Most large windows are divided into smaller panels separated by steel T bars or stacked in the case of stone windows. They are supported against buckling by horizontal steel support bars. The 2 windows shown below and to the left were the largest single panels I have come accross. Measuring 10 feet by 5 feet with an extra layer of glass in some areas and reinforced with inch thick steel bars, they required extra thought and effort along with extensions on one of the work benches to handle the size. Weighing close to 300 pounds, simply moving them was a feat.
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The blue arrows in the photo on the left show three of the many cracks that ran through the windows in this beautiful stone church located in Castleton, North Dakota and listed on the national register of historic buildings. Such windows achieve intricate repeated patterns by silk screening onto the glass with vitreous glass paint( glass paint is fired in a kiln and bonds like a glaze on pottery to the glass.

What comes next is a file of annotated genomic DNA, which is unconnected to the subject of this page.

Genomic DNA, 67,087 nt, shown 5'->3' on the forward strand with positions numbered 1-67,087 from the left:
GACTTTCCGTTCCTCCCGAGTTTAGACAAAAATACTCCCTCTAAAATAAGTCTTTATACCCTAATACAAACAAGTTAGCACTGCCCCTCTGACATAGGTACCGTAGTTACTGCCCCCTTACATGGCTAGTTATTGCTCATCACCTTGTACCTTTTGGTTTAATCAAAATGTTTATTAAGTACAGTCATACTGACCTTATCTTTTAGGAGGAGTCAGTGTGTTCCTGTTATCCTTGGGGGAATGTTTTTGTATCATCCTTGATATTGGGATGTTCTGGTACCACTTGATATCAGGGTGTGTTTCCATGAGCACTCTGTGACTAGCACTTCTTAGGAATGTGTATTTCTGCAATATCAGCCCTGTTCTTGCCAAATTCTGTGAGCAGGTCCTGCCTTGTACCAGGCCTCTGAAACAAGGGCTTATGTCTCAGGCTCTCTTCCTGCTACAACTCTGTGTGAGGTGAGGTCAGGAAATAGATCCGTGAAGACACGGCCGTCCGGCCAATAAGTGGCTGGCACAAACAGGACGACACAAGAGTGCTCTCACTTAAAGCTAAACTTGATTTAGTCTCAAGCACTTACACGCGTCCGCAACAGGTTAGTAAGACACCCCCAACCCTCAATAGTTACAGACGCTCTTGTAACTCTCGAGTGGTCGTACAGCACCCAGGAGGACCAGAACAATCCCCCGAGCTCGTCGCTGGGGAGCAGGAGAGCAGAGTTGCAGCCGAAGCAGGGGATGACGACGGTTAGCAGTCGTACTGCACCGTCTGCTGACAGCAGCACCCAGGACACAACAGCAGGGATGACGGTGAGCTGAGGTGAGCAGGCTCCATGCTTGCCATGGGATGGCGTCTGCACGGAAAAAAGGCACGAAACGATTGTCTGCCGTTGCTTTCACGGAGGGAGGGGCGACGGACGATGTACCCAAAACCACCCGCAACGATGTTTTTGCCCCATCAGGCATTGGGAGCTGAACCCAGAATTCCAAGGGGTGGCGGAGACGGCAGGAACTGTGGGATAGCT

A new set of silk screens were made to get the same look as the originals.